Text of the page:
More officers are on duty in Dover town centre this week tackling anti-social behaviour by street drinkers.
The move follows numerous complaints about the alcohol-fuelled problems caused in the town, including drunkeness, shouting, swearing and even fights.
Mercury reader Sheila Farrell, of Avenue Road, is among those who have called for more action to be taken.
“While visiting my bank in the Market Square at 9.15am, I was shocked to see several drunken men shouting at each other or talking to themselves,” she said. “All had cans. I mentioned it to the bank assistant and said said it went on every day. In fact she said it was worse in the afternoon when couples were fighting, swearing loudly and shouting.
“It is as anti-social as it can possibly be!
Sometimes the overspill can be seen sitting on the wall of St Mary’s Church.
“Visitors moved away disgusted, some with children. I felt ashamed. They will return to their home towns with images of street drinkers out of their heads. Can’t these alcoholics be rounded up and give a small area out of sight? It really is bad to see when Dover is trying so hard to increase tourism.” Mrs Farrell said cruise ship passengers might be prefering to visit Canterbury if they have heard about “this animal behaviour”.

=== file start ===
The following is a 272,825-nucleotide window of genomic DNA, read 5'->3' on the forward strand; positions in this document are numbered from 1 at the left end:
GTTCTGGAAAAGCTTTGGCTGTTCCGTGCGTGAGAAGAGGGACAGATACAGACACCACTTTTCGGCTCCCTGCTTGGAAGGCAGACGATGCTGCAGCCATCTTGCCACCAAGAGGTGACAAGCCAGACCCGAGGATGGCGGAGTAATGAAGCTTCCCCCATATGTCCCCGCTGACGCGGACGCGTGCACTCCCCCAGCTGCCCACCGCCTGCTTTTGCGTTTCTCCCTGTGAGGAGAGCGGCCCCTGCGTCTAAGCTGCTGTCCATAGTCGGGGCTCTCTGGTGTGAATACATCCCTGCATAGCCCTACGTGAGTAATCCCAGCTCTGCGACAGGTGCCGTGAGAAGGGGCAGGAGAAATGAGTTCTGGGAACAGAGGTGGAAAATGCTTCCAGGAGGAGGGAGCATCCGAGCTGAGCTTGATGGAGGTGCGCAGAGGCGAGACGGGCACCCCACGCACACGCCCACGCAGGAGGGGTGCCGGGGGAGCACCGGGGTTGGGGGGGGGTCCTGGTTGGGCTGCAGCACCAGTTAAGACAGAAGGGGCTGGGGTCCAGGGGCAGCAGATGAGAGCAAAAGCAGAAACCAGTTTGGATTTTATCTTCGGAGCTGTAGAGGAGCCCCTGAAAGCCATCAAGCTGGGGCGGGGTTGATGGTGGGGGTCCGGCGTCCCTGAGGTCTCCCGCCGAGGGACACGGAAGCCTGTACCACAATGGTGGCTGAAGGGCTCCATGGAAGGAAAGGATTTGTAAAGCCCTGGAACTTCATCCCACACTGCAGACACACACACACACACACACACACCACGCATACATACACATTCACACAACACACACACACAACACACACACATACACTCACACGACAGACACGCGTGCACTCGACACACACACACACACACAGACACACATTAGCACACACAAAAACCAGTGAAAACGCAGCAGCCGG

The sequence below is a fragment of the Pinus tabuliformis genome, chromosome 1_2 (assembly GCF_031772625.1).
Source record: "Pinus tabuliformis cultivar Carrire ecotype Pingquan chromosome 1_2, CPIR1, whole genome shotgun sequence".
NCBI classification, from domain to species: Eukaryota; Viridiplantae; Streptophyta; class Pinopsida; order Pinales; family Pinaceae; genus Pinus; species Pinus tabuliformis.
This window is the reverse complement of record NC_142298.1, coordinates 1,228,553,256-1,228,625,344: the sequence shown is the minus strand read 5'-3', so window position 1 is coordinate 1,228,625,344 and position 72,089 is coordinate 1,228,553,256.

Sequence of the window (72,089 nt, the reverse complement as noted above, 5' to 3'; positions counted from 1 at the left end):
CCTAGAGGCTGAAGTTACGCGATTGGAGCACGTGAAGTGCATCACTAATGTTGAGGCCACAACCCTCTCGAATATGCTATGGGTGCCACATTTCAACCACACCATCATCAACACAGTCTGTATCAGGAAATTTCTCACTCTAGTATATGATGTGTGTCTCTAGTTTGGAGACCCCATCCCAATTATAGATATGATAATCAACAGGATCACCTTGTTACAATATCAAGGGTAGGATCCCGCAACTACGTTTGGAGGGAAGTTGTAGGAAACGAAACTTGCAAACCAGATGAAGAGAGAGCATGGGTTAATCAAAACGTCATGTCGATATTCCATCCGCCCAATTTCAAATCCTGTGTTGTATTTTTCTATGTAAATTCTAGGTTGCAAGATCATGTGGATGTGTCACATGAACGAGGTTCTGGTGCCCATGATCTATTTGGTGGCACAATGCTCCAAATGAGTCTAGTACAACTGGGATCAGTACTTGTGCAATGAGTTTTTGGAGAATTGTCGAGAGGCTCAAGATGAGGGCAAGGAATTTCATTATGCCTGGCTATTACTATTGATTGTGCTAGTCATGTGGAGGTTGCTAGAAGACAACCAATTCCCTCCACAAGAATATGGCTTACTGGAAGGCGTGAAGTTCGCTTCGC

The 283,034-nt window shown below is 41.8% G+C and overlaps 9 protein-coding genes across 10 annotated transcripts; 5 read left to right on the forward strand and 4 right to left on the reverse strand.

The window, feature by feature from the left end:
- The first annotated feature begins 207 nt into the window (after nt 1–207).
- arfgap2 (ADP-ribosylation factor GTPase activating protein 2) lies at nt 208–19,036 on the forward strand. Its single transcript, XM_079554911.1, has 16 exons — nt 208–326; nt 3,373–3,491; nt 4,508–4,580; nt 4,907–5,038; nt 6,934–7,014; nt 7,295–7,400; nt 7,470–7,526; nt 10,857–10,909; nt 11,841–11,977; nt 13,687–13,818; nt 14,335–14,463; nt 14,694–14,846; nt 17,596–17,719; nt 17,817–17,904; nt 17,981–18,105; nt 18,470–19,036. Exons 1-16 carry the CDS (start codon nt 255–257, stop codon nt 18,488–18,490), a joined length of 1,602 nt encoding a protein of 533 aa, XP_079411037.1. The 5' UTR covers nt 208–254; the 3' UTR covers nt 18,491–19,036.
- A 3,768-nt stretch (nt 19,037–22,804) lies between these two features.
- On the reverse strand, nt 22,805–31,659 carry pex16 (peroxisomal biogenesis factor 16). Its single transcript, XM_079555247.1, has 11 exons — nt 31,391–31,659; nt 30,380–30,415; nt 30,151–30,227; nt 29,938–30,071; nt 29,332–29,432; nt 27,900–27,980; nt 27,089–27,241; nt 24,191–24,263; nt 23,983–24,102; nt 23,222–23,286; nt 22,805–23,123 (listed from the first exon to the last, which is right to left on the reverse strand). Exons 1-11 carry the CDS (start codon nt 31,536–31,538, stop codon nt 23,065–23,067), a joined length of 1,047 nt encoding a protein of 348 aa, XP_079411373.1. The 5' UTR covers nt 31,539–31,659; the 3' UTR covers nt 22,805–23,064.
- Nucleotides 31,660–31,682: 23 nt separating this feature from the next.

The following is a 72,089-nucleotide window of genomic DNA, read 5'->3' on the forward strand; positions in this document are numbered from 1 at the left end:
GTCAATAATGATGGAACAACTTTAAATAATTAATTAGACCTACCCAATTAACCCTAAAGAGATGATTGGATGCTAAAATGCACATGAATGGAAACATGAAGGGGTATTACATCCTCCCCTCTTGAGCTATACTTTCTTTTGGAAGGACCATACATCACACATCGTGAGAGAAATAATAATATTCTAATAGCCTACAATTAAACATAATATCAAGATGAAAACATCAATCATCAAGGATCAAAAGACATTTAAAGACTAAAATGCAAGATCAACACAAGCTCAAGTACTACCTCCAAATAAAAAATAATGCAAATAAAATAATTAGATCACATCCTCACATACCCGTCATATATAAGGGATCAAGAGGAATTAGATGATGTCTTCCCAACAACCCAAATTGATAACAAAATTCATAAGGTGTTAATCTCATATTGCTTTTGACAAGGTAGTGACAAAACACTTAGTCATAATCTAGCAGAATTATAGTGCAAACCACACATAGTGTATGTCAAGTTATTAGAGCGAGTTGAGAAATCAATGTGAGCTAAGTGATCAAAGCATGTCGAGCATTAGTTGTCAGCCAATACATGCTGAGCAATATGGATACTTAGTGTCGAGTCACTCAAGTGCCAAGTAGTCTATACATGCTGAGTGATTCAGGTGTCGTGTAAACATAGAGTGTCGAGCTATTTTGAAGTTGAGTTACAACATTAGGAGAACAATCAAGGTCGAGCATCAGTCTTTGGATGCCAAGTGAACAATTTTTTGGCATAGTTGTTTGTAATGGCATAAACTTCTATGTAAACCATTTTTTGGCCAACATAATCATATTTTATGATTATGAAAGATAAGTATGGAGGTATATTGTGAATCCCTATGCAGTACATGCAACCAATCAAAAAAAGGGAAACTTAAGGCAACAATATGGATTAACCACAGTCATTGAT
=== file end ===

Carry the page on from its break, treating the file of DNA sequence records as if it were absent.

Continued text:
“We must have more policing. Dover is beginning to be a no-go area.”
Chief Inspector Steve Barlow told the Mercury: “I fully appreciate the concerns of both those living and working in Dover and visitors to the town. This is why I have ensured that additional officers from east division will be working from today, Monday September 2, in the town centre to address the issues of drinking and the resulting anti-social behaviour.
Alcohol can be poured away by police.
“Clearly, we need to look at a longer-term solution to this problem. So as well as officers dedicated to the town centre we are working with other agencies to explore and take forward measures that ensure people do not see the town centre as somewhere that they can vent their drunken behaviour.”
Drinkers who ignore a police officer's request to stop drinking in alcohol control areas can have their booze seized and poured away. They can also be ordered to leave the area for up to 24 hours.
As the Mercury reported last month, off-licences in the town centre are working with the police, district council and Dover Partnership Against Crime, to stop serving super-strength alcohol to regular drinkers.
A Dover District Council spokesman said: "We continue to work with Kent Police, and all our partners as part of the Dover District Community Safety Partnership, to make sure the district remains a safe place to live, work and visit. This includes work to continue to tackle anti-social behaviour caused by drinking.
"However, we would stress that enforcement of the law remains a matter for the police."